By Todd J. Sukol
Reposted from Mayberg Foundation Blog
Recently I was working with colleagues at the Mayberg Foundation, preparing a presentation about our approach to entrepreneurial philanthropy. As we spun out some of the core operating principles we wanted to highlight, two of them struck me at first to be at odds with each other. The first had to do with the ills of over-bureaucratization. The Mayberg Foundation invests in passionate, driven, committed people. We have seen so many times that visionaries often become stifled while working in rigid organizational environments. This destroys their creativity and motivation. In order to innovate, experiment, learn and iterate, social entrepreneurs require nimble, adaptable environments. On the other hand, we are also staunch believers in the importance of proper organizational infrastructure. Those who work closely with me have heard me say time and again that all exciting ventures require three not-so-exciting counterparts in order to amount to anything real: structure, support and accountability. Process counts. As one of our trustees recently put it, “instinct only takes you so far.”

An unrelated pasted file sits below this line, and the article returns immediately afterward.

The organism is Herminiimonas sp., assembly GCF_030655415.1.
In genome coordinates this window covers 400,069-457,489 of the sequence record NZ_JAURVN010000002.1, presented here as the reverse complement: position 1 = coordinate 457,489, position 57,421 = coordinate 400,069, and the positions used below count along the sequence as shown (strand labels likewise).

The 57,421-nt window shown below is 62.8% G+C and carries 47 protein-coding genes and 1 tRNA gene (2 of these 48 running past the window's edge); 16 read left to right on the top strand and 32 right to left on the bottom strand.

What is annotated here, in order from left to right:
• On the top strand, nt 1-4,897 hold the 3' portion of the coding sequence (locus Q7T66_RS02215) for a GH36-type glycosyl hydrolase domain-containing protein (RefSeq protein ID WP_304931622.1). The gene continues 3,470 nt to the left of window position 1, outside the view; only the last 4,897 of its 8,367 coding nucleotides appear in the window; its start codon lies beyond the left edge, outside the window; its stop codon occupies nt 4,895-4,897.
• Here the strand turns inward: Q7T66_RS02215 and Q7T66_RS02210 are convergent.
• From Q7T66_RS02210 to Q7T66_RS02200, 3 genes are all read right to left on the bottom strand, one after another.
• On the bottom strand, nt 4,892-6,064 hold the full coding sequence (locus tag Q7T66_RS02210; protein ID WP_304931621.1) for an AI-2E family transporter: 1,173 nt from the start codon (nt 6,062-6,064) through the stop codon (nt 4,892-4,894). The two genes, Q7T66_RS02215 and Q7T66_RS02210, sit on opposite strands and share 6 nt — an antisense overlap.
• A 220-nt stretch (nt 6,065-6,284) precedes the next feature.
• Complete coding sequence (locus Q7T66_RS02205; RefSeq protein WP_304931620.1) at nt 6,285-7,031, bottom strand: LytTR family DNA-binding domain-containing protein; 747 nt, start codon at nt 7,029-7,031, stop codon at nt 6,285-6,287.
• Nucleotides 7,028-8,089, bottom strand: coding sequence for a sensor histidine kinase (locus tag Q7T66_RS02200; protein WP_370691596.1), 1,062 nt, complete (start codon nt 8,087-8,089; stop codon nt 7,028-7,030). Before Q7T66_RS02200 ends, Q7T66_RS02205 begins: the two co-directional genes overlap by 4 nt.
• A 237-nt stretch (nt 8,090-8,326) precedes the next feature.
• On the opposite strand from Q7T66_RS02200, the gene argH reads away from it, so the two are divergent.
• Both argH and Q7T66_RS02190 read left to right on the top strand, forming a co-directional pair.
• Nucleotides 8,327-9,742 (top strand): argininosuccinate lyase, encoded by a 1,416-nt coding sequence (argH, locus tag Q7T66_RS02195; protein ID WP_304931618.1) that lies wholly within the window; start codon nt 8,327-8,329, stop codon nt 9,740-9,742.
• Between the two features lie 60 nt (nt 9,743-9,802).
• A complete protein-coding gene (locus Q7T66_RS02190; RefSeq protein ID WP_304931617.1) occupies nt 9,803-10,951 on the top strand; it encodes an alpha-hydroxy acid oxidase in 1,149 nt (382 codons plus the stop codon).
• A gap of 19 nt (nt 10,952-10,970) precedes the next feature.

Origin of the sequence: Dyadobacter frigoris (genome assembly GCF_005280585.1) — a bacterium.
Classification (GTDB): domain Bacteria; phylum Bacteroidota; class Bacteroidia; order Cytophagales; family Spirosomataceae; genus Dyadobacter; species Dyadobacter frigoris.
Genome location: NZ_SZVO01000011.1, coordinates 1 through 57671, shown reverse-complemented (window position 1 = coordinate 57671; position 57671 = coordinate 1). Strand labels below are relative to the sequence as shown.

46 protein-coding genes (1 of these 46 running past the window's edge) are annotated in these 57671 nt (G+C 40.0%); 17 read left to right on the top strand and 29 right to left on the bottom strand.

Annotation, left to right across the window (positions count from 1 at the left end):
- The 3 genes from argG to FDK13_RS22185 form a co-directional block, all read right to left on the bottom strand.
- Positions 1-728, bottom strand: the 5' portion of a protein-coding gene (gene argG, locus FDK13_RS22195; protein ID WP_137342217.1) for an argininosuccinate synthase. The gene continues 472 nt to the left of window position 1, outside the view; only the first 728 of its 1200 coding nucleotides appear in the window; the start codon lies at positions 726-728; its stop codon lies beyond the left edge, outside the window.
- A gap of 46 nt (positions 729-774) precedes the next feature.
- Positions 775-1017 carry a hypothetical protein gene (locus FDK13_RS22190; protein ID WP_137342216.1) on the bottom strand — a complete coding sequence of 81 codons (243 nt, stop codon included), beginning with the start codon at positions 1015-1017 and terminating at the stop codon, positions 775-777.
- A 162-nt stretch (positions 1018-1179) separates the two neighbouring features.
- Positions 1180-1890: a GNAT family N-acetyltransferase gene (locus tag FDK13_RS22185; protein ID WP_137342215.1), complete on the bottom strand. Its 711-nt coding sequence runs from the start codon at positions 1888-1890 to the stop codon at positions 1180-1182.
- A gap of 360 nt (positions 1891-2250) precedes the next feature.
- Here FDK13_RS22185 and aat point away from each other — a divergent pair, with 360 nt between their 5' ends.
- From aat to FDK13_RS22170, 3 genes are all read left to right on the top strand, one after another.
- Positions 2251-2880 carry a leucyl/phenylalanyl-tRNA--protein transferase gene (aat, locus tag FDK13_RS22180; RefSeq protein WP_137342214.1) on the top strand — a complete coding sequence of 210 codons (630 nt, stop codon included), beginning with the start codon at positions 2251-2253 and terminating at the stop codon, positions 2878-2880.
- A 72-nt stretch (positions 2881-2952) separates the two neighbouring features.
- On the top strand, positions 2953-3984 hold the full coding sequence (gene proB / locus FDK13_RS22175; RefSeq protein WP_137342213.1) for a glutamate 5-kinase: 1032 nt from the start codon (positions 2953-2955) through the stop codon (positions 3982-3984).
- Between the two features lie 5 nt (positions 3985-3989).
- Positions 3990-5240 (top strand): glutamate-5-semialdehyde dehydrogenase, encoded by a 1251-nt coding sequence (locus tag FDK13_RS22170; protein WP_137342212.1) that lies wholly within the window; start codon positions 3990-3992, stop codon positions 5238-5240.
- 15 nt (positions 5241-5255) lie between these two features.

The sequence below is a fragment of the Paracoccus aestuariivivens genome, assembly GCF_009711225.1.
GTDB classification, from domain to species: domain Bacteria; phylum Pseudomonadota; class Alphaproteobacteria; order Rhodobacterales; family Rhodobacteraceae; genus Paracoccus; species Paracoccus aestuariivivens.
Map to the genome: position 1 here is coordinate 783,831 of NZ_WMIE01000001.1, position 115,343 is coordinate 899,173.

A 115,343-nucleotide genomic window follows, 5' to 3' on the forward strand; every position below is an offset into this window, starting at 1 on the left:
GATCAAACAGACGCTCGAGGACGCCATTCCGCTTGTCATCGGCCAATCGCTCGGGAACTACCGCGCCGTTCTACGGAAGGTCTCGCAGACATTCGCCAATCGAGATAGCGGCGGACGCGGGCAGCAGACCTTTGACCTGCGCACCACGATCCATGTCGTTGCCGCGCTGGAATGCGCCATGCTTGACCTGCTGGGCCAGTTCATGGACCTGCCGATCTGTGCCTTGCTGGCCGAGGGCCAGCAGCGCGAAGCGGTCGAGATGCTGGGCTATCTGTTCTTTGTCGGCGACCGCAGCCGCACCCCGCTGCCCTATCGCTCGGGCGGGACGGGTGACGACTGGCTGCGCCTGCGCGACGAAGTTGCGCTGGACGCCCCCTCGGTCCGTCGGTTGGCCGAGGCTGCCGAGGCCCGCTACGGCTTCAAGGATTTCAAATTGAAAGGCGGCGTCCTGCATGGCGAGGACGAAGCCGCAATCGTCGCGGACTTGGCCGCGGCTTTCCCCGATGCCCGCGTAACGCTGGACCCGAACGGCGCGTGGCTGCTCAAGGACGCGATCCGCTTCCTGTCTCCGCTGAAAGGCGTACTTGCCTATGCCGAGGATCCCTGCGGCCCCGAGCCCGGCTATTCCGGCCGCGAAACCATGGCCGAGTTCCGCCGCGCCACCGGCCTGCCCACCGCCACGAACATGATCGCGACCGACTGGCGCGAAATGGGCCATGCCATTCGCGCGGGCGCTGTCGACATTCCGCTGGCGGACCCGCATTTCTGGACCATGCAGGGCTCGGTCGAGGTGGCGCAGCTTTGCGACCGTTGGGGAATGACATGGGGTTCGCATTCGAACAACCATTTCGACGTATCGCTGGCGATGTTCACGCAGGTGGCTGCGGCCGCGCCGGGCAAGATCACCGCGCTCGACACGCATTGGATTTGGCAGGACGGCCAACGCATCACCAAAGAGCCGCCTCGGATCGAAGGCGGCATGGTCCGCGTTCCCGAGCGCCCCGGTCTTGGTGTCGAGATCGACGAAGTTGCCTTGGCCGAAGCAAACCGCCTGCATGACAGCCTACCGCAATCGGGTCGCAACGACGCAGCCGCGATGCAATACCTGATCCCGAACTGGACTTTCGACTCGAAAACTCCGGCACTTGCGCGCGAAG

Far from being contradictory, the need for quick, nimble decision making and the need for well defined processes are great examples of complementary opposites, each as true as the other — and each requiring the other. With too little process even the best ideas remain empty dreams forever. With too much process creativity gets squeezed out, destroying the very experimentation that represents the nonprofit and philanthropic sector’s most important role in meeting society’s challenges. The key, as a former advisor of mine told me many years ago, is “knowing when to loosen and when to tighten.”